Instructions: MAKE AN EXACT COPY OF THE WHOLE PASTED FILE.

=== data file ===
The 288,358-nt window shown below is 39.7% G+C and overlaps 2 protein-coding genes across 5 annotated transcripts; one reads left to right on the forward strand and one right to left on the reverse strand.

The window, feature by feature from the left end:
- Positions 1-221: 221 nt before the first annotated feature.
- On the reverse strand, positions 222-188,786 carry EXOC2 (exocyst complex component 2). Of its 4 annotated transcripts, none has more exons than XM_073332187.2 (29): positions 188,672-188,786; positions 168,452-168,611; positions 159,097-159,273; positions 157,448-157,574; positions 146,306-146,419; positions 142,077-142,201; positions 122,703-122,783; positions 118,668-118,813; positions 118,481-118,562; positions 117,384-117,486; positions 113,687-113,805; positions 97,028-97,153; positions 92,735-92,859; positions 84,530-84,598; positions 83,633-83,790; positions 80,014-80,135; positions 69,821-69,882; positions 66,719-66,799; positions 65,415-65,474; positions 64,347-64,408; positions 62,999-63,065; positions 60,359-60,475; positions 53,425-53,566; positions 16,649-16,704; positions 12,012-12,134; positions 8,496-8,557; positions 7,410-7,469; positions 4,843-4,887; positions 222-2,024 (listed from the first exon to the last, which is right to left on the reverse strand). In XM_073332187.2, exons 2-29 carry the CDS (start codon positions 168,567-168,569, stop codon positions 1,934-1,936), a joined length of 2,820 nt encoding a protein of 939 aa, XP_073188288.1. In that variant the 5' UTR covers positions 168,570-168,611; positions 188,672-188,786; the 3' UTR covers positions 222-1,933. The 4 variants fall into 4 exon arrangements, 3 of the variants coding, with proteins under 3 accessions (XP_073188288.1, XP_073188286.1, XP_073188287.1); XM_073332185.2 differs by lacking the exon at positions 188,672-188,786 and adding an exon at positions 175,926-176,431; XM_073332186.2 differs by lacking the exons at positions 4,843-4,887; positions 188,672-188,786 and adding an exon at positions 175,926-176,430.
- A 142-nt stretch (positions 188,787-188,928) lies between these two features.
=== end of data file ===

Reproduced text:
The 288,358-nt window shown below is 39.7% G+C and overlaps 2 protein-coding genes across 5 annotated transcripts; one reads left to right on the forward strand and one right to left on the reverse strand.

The window, feature by feature from the left end:
- Positions 1-221: 221 nt before the first annotated feature.
- On the reverse strand, positions 222-188,786 carry EXOC2 (exocyst complex component 2). Of its 4 annotated transcripts, none has more exons than XM_073332187.2 (29): positions 188,672-188,786; positions 168,452-168,611; positions 159,097-159,273; positions 157,448-157,574; positions 146,306-146,419; positions 142,077-142,201; positions 122,703-122,783; positions 118,668-118,813; positions 118,481-118,562; positions 117,384-117,486; positions 113,687-113,805; positions 97,028-97,153; positions 92,735-92,859; positions 84,530-84,598; positions 83,633-83,790; positions 80,014-80,135; positions 69,821-69,882; positions 66,719-66,799; positions 65,415-65,474; positions 64,347-64,408; positions 62,999-63,065; positions 60,359-60,475; positions 53,425-53,566; positions 16,649-16,704; positions 12,012-12,134; positions 8,496-8,557; positions 7,410-7,469; positions 4,843-4,887; positions 222-2,024 (listed from the first exon to the last, which is right to left on the reverse strand). In XM_073332187.2, exons 2-29 carry the CDS (start codon positions 168,567-168,569, stop codon positions 1,934-1,936), a joined length of 2,820 nt encoding a protein of 939 aa, XP_073188288.1. In that variant the 5' UTR covers positions 168,570-168,611; positions 188,672-188,786; the 3' UTR covers positions 222-1,933. The 4 variants fall into 4 exon arrangements, 3 of the variants coding, with proteins under 3 accessions (XP_073188288.1, XP_073188286.1, XP_073188287.1); XM_073332185.2 differs by lacking the exon at positions 188,672-188,786 and adding an exon at positions 175,926-176,431; XM_073332186.2 differs by lacking the exons at positions 4,843-4,887; positions 188,672-188,786 and adding an exon at positions 175,926-176,430.
- A 142-nt stretch (positions 188,787-188,928) lies between these two features.